"Ain't It a Ripping Night": Alcoholism and the Legacies of Empire in Salman Rushdie's Midnight's Children

Authors: Goodman, S.

http://eprints.bournemouth.ac.uk/29565/

https://www.tandfonline.com/doi/full/10.1080/0013838X.2018.1436286

Journal: English Studies

Publisher: Swets & Zeitlinger

ISSN: 0013-838X

DOI: 10.1080/0013838X.2018.1436286

In the era of decolonisation that followed the Second World War, various authors sought to engage with India and the Empire’s past anew throughout their novels, identifying medicine and illness as key parts of Imperial authority and colonial experience. Salman Rushdie’s approach to the Raj in Midnight’s Children (1981) focused on the broad sweep of colonial life, juxtaposing the political and the personal. This article argues that Rushdie explores the history of colonial India by employing alcohol and alcoholism as lenses through which to explore the cultural, political and medical legacies of Empire. Through analysis of Midnight’s Children as well as a range of medical sources related to alcohol and inebriation, it will illustrate how drinking is central to Rushdie’s approach to secular and religious identities in newly independent India, as well as a means of satirising and undermining the supposed benefit that Empire presented to India and Indians.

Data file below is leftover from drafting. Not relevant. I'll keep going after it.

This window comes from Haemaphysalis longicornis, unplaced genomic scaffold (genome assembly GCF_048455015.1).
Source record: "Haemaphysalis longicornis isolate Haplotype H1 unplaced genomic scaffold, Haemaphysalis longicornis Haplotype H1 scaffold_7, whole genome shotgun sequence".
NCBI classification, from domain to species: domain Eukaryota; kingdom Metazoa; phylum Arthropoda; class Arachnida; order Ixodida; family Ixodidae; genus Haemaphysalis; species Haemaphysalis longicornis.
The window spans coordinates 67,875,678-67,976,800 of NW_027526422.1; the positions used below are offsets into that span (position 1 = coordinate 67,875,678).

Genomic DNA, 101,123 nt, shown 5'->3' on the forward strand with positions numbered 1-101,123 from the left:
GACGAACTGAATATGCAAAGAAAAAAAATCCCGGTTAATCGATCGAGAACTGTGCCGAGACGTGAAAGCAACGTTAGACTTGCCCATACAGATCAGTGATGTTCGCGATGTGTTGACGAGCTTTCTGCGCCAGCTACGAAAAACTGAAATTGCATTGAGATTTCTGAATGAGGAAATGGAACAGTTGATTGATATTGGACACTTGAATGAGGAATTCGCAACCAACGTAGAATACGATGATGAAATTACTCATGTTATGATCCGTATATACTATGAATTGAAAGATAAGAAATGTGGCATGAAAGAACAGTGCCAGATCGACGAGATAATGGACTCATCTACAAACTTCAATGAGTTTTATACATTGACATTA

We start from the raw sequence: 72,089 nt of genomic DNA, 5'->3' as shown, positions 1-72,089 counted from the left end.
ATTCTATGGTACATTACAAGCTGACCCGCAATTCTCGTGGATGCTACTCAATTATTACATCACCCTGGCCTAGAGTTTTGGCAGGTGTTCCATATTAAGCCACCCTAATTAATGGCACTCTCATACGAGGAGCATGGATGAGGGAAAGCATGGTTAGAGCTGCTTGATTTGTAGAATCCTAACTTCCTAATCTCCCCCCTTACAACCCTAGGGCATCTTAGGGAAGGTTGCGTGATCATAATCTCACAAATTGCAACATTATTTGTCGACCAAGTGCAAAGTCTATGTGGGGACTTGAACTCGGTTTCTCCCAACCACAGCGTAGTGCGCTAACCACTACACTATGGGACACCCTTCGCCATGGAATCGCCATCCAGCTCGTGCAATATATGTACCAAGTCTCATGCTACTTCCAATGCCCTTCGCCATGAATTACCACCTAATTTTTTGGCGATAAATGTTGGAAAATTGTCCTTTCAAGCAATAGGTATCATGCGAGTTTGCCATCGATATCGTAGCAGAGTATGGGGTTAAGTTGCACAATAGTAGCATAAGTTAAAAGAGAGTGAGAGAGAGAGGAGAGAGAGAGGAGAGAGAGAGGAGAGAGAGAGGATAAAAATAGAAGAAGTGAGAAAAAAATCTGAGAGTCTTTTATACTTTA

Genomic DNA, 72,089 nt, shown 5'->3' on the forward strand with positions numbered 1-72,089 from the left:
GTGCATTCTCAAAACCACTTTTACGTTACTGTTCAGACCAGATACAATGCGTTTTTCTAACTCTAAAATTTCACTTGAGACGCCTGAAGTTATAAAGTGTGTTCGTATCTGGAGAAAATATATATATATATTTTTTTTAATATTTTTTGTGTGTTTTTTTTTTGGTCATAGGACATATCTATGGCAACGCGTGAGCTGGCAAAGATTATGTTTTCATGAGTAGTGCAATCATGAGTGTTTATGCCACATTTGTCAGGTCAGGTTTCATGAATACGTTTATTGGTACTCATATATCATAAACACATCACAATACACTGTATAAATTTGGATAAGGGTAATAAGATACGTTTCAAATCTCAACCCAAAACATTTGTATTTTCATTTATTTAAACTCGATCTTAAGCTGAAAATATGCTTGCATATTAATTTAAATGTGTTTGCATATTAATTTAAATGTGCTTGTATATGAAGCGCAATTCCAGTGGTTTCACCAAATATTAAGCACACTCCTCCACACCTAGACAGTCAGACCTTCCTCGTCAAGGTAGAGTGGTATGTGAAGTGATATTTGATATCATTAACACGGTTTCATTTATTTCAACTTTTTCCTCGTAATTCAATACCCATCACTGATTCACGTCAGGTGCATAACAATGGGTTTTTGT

This data was imported from Scopus:

Authors: Goodman, S.

http://eprints.bournemouth.ac.uk/29565/

Journal: English Studies

Volume: 99

Issue: 3

Pages: 282-299

eISSN: 1744-4217

ISSN: 0013-838X

DOI: 10.1080/0013838X.2018.1436286

© 2018 The Author(s). Published by Informa UK Limited, trading as Taylor & Francis Group. In the era of decolonisation that followed the Second World War, various authors sought to engage with India and the Empire’s past anew throughout their novels, identifying medicine and illness as key parts of Imperial authority and colonial experience. Salman Rushdie’s approach to the Raj in Midnight’s Children (1981) focused on the broad sweep of colonial life, juxtaposing the political and the personal. This article argues that Rushdie explores the history of colonial India by employing alcohol and alcoholism as lenses through which to explore the cultural, political and medical legacies of Empire. Through analysis of Midnight’s Children as well as a range of medical sources related to alcohol and inebriation, it will illustrate how drinking is central to Rushdie’s approach to secular and religious identities in newly independent India, as well as a means of satirising and undermining the supposed benefit that Empire presented to India and Indians.

This data was imported from Web of Science (Lite):

Authors: Goodman, S.

http://eprints.bournemouth.ac.uk/29565/

Journal: ENGLISH STUDIES

Volume: 99

Issue: 3

Pages: 282-299

eISSN: 1744-4217

ISSN: 0013-838X

DOI: 10.1080/0013838X.2018.1436286

The data on this page was last updated at 05:08 on June 19, 2018.